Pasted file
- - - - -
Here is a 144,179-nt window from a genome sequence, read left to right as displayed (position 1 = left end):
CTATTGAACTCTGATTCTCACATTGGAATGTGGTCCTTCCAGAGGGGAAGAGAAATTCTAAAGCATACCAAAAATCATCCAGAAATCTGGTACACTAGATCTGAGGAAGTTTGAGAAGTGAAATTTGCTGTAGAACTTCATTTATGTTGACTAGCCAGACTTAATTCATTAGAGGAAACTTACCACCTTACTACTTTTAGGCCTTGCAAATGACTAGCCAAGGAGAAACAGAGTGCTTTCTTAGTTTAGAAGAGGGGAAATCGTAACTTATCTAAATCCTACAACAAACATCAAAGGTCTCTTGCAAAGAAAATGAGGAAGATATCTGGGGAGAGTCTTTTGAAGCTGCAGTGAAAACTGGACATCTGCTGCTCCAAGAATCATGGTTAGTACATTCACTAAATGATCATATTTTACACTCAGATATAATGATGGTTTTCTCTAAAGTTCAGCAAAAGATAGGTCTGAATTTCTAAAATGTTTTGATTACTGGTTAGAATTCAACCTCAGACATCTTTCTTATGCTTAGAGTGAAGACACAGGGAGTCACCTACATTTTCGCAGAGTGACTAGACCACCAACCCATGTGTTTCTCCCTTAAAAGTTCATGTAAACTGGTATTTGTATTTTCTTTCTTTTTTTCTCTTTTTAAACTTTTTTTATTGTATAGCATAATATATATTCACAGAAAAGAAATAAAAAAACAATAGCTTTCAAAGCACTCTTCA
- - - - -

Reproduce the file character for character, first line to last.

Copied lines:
Here is a 144,179-nt window from a genome sequence, read left to right as displayed (position 1 = left end):
CTATTGAACTCTGATTCTCACATTGGAATGTGGTCCTTCCAGAGGGGAAGAGAAATTCTAAAGCATACCAAAAATCATCCAGAAATCTGGTACACTAGATCTGAGGAAGTTTGAGAAGTGAAATTTGCTGTAGAACTTCATTTATGTTGACTAGCCAGACTTAATTCATTAGAGGAAACTTACCACCTTACTACTTTTAGGCCTTGCAAATGACTAGCCAAGGAGAAACAGAGTGCTTTCTTAGTTTAGAAGAGGGGAAATCGTAACTTATCTAAATCCTACAACAAACATCAAAGGTCTCTTGCAAAGAAAATGAGGAAGATATCTGGGGAGAGTCTTTTGAAGCTGCAGTGAAAACTGGACATCTGCTGCTCCAAGAATCATGGTTAGTACATTCACTAAATGATCATATTTTACACTCAGATATAATGATGGTTTTCTCTAAAGTTCAGCAAAAGATAGGTCTGAATTTCTAAAATGTTTTGATTACTGGTTAGAATTCAACCTCAGACATCTTTCTTATGCTTAGAGTGAAGACACAGGGAGTCACCTACATTTTCGCAGAGTGACTAGACCACCAACCCATGTGTTTCTCCCTTAAAAGTTCATGTAAACTGGTATTTGTATTTTCTTTCTTTTTTTCTCTTTTTAAACTTTTTTTATTGTATAGCATAATATATATTCACAGAAAAGAAATAAAAAAACAATAGCTTTCAAAGCACTCTTCA